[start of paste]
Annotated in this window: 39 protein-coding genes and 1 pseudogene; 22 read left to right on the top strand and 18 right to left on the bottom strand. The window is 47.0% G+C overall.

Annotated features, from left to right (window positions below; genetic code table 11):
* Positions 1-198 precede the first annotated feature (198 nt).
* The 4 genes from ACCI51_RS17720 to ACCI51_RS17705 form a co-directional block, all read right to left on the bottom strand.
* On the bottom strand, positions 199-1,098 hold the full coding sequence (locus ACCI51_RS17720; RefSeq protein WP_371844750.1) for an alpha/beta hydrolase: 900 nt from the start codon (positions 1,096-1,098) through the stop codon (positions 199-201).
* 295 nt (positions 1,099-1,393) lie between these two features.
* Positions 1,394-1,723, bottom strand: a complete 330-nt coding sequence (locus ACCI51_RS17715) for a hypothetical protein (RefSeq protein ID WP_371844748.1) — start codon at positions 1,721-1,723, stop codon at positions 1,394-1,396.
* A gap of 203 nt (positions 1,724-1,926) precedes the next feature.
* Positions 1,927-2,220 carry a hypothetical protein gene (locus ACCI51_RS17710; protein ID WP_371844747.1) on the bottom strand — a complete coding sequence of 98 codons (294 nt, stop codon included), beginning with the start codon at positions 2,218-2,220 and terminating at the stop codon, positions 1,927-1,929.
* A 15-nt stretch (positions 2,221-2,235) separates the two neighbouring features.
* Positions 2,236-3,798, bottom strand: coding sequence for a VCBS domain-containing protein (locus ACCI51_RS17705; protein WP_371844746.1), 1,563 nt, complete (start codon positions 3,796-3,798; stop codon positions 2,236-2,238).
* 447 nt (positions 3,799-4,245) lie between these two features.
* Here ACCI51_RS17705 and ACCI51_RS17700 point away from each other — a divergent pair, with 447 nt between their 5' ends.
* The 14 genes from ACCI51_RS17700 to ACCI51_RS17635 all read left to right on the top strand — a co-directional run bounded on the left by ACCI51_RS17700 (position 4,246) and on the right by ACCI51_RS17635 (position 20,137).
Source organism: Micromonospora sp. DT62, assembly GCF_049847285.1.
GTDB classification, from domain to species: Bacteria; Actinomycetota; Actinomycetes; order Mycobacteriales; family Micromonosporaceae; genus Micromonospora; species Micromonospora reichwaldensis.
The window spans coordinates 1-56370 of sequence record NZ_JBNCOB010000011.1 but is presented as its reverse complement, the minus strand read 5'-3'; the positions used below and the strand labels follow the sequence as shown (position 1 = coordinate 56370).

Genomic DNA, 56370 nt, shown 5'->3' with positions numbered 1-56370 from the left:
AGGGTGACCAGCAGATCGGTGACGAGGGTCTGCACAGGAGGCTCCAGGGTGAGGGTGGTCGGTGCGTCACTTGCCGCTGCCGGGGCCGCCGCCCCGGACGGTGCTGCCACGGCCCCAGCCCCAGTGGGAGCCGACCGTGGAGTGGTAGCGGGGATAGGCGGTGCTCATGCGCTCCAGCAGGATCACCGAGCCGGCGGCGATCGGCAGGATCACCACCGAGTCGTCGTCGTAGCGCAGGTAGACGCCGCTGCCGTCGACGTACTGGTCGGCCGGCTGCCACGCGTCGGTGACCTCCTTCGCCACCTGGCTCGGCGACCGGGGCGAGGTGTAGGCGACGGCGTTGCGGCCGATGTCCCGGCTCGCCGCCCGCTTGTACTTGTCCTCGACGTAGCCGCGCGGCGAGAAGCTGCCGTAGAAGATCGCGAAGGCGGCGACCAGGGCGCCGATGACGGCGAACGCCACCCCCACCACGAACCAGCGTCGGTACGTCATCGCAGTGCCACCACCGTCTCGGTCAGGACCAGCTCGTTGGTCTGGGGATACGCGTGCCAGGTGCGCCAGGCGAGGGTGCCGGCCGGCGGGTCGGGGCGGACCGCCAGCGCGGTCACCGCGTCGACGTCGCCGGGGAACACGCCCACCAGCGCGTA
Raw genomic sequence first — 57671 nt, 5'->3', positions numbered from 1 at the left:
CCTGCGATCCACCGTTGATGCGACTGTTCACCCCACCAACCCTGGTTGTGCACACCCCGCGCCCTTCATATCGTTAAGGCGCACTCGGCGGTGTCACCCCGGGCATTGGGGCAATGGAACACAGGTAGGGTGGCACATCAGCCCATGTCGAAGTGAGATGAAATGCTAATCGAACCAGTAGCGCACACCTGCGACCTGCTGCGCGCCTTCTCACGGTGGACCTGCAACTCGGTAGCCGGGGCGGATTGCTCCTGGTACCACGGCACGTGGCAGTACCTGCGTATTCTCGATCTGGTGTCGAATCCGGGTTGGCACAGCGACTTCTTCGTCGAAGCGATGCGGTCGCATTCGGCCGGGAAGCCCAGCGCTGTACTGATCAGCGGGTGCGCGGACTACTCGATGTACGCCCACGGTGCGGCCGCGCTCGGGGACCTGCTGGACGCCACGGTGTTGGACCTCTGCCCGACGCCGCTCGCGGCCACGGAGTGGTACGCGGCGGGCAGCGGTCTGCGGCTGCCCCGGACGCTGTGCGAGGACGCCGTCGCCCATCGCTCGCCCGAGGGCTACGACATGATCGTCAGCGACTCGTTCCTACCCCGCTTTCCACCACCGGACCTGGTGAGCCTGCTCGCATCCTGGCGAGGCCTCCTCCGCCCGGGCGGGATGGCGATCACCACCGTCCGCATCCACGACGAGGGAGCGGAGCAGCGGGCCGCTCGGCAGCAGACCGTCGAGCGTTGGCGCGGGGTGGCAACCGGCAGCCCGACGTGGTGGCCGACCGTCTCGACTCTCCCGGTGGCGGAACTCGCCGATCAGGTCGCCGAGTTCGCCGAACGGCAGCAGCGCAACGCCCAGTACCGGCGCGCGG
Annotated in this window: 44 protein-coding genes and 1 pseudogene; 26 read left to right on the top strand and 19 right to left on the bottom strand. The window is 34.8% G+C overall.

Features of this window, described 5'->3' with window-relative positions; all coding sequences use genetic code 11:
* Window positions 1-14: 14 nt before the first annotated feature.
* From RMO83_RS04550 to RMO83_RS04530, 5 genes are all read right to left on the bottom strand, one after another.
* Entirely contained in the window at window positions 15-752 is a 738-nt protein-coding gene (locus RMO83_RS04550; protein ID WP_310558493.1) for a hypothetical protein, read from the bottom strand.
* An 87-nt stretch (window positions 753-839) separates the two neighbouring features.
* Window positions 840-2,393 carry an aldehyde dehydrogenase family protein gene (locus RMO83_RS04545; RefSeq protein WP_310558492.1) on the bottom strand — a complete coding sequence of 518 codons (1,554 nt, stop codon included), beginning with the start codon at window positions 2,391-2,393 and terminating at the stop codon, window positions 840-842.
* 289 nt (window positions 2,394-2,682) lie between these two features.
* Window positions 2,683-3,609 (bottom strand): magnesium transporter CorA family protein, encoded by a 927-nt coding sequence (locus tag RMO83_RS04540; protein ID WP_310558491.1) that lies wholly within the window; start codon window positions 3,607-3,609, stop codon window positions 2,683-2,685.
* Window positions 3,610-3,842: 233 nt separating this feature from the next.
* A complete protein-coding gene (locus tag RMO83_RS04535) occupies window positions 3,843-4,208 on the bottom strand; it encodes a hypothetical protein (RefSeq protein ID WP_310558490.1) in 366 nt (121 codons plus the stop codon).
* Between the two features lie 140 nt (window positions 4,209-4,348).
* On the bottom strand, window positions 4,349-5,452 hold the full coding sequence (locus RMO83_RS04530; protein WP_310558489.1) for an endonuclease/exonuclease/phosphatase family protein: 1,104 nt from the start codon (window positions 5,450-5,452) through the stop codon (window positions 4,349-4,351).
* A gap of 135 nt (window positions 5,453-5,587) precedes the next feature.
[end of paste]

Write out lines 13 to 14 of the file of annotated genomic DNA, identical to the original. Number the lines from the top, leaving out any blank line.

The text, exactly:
* Here ACCI51_RS17705 and ACCI51_RS17700 point away from each other — a divergent pair, with 447 nt between their 5' ends.
* The 14 genes from ACCI51_RS17700 to ACCI51_RS17635 all read left to right on the top strand — a co-directional run bounded on the left by ACCI51_RS17700 (position 4,246) and on the right by ACCI51_RS17635 (position 20,137).